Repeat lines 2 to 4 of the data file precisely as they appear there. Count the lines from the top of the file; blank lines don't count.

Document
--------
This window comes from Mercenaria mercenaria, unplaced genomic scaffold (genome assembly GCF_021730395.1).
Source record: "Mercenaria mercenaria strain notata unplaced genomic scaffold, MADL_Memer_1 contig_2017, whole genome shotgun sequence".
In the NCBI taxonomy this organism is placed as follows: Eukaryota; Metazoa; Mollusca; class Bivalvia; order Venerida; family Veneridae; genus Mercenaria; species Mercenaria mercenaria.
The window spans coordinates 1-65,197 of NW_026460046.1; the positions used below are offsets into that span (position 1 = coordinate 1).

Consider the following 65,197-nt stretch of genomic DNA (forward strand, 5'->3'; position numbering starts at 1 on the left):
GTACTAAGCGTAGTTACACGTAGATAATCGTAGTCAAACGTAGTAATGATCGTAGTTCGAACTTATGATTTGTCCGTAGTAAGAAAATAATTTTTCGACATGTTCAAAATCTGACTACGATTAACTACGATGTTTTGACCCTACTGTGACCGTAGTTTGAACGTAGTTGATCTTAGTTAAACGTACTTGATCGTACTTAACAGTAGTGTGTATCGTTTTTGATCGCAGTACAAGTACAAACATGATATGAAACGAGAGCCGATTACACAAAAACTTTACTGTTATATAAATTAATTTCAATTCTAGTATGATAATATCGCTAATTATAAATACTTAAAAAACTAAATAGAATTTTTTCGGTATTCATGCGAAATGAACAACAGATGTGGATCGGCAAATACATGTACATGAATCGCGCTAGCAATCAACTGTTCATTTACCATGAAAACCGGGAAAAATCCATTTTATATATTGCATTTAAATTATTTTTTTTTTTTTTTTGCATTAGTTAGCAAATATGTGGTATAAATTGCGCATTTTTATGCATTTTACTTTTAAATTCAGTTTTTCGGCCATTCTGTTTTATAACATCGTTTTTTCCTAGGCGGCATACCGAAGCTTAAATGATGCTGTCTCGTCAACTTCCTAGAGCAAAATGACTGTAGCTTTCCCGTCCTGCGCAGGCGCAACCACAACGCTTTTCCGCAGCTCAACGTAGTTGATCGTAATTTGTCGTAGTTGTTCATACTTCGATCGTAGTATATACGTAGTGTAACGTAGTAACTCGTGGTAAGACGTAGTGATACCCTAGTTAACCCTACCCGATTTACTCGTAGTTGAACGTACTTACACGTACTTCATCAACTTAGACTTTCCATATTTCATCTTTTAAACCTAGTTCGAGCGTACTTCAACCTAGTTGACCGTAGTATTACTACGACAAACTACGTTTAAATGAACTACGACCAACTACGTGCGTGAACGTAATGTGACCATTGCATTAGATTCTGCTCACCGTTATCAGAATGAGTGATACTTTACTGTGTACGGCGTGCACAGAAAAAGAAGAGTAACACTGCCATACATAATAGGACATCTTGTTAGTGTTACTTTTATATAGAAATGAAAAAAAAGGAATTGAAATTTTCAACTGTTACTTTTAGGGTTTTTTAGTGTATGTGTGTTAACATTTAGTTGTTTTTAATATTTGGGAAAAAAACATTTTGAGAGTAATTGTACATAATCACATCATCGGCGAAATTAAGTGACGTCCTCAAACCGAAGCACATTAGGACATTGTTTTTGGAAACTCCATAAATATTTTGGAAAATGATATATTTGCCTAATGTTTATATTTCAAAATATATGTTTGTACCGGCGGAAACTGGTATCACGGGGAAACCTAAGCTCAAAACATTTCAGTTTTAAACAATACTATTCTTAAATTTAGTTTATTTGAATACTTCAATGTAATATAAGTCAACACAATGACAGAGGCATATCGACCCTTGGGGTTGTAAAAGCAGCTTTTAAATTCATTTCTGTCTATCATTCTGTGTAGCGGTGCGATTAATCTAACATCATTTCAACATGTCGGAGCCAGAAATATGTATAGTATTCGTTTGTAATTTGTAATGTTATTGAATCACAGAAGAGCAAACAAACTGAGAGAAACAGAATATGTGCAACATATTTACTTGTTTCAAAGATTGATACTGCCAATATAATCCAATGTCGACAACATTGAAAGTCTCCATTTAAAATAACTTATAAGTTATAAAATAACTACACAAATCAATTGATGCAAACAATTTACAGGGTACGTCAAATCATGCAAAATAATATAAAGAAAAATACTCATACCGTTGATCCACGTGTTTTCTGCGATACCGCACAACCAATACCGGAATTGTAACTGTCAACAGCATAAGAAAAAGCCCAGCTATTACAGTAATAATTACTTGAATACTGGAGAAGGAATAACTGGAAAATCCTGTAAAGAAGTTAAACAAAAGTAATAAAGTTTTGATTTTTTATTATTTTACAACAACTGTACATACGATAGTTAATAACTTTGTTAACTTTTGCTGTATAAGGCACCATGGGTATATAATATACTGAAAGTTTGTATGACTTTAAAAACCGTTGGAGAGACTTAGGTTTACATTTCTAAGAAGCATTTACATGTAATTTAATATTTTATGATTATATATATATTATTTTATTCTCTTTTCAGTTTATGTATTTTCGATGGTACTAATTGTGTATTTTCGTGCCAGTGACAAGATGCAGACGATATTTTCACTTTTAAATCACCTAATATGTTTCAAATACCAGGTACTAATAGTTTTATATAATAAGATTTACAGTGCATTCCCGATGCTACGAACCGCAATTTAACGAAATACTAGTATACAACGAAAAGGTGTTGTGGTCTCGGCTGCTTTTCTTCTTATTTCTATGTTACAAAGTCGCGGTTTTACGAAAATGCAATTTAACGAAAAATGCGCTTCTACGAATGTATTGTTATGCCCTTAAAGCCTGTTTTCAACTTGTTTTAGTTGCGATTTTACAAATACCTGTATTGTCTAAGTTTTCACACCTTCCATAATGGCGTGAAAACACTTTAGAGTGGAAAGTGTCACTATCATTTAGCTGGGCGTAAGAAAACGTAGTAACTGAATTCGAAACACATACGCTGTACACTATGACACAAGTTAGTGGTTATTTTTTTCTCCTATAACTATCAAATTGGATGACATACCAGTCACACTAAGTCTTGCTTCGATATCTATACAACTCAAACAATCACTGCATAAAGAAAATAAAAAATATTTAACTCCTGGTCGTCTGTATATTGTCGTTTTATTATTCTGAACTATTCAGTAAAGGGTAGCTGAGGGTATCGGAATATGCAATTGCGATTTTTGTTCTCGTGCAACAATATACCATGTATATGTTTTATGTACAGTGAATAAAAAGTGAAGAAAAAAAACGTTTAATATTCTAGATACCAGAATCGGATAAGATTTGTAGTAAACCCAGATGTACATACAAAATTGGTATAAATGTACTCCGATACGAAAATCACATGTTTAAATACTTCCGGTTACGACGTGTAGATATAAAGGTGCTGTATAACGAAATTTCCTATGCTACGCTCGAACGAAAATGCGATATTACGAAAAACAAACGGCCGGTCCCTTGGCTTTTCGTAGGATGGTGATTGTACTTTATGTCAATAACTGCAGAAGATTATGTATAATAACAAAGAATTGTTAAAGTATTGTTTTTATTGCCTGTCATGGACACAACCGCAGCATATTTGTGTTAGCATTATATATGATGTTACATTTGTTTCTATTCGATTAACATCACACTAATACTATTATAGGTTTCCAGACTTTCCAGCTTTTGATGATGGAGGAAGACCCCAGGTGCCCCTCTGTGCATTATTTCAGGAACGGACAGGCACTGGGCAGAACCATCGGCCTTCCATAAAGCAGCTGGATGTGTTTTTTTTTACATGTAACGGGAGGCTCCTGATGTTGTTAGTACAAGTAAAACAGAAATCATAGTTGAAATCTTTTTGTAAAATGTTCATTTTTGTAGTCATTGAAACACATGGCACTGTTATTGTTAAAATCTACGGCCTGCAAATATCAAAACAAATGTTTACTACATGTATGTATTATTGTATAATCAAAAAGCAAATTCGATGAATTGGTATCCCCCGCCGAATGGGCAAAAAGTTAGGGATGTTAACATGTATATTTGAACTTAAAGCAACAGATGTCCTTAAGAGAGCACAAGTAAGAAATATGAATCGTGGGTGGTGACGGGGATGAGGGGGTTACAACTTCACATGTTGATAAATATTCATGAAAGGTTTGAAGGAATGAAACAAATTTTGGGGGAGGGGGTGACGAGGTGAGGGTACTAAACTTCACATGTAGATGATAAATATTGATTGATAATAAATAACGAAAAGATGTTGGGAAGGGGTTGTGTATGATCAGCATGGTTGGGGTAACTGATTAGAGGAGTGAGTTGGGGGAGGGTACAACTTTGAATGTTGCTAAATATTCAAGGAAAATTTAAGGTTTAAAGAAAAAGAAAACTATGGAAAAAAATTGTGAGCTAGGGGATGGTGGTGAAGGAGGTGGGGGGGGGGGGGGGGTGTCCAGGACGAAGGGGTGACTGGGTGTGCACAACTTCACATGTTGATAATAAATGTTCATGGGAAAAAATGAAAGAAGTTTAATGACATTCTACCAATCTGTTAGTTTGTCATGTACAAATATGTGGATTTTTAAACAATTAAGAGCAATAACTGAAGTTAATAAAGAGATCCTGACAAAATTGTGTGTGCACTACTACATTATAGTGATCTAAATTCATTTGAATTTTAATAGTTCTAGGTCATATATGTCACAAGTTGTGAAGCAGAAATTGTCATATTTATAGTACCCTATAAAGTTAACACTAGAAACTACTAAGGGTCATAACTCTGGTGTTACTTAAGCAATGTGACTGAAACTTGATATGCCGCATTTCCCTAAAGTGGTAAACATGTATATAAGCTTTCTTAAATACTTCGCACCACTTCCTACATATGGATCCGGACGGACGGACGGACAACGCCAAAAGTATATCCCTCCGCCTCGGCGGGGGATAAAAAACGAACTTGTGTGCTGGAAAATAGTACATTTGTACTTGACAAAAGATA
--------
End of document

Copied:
Source record: "Mercenaria mercenaria strain notata unplaced genomic scaffold, MADL_Memer_1 contig_2017, whole genome shotgun sequence".
In the NCBI taxonomy this organism is placed as follows: Eukaryota; Metazoa; Mollusca; class Bivalvia; order Venerida; family Veneridae; genus Mercenaria; species Mercenaria mercenaria.
The window spans coordinates 1-65,197 of NW_026460046.1; the positions used below are offsets into that span (position 1 = coordinate 1).